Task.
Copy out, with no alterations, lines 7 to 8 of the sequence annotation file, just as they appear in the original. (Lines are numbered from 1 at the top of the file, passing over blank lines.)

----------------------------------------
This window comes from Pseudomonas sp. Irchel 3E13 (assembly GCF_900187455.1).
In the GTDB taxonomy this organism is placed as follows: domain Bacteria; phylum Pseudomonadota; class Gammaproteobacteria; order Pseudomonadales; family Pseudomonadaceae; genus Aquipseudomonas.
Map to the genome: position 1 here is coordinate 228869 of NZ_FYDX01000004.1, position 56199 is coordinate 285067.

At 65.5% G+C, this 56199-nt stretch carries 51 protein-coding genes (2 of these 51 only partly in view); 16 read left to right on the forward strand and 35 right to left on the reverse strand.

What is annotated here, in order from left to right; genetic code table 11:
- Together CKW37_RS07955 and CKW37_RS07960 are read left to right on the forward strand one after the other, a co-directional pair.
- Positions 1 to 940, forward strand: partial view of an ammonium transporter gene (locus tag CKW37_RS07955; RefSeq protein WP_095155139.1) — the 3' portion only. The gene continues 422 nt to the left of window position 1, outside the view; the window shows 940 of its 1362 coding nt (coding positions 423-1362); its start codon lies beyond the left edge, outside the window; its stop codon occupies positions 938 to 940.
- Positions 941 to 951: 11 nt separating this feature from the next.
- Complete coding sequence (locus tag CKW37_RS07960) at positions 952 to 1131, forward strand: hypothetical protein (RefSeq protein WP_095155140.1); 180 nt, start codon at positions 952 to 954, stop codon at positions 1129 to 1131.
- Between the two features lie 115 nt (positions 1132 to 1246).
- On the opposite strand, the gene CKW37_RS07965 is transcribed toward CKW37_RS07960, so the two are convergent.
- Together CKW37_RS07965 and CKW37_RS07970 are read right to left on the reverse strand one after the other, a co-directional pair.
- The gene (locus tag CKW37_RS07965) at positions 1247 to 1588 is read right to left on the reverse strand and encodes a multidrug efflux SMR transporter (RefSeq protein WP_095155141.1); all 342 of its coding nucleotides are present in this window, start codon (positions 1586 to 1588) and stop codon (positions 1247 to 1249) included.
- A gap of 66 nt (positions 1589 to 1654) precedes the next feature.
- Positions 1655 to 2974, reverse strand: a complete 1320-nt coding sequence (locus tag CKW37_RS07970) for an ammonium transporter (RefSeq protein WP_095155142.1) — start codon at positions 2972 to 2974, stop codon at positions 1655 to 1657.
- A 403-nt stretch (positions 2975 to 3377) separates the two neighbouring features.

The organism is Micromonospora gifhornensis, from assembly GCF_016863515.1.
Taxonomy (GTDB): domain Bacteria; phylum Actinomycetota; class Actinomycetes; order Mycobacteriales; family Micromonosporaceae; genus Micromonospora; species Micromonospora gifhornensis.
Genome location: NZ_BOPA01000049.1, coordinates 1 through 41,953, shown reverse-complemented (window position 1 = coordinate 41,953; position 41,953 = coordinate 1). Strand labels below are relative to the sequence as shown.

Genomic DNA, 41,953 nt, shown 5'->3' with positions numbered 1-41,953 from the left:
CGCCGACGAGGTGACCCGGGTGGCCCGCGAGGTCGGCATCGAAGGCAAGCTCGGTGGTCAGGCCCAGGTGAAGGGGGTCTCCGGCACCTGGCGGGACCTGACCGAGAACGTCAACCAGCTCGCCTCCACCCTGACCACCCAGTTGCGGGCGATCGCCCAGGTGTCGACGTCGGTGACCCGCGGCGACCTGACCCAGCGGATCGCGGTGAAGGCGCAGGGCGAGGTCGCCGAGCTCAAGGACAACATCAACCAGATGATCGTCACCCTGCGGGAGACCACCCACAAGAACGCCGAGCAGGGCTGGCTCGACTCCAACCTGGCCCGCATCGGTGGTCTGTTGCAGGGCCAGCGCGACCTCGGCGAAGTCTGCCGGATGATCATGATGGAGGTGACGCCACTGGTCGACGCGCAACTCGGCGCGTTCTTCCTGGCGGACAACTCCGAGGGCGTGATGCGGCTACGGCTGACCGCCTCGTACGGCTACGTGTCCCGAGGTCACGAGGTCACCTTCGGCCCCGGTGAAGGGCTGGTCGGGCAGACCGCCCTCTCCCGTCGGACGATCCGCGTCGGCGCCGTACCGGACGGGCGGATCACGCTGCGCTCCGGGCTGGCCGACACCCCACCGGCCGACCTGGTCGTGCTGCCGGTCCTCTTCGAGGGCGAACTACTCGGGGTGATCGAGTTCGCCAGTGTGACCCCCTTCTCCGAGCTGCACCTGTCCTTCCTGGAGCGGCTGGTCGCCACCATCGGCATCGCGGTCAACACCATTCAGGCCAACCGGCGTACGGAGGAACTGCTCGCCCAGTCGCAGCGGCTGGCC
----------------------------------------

- Positions 1 to 940, forward strand: partial view of an ammonium transporter gene (locus tag CKW37_RS07955; RefSeq protein WP_095155139.1) — the 3' portion only. The gene continues 422 nt to the left of window position 1, outside the view; the window shows 940 of its 1362 coding nt (coding positions 423-1362); its start codon lies beyond the left edge, outside the window; its stop codon occupies positions 938 to 940.
- Positions 941 to 951: 11 nt separating this feature from the next.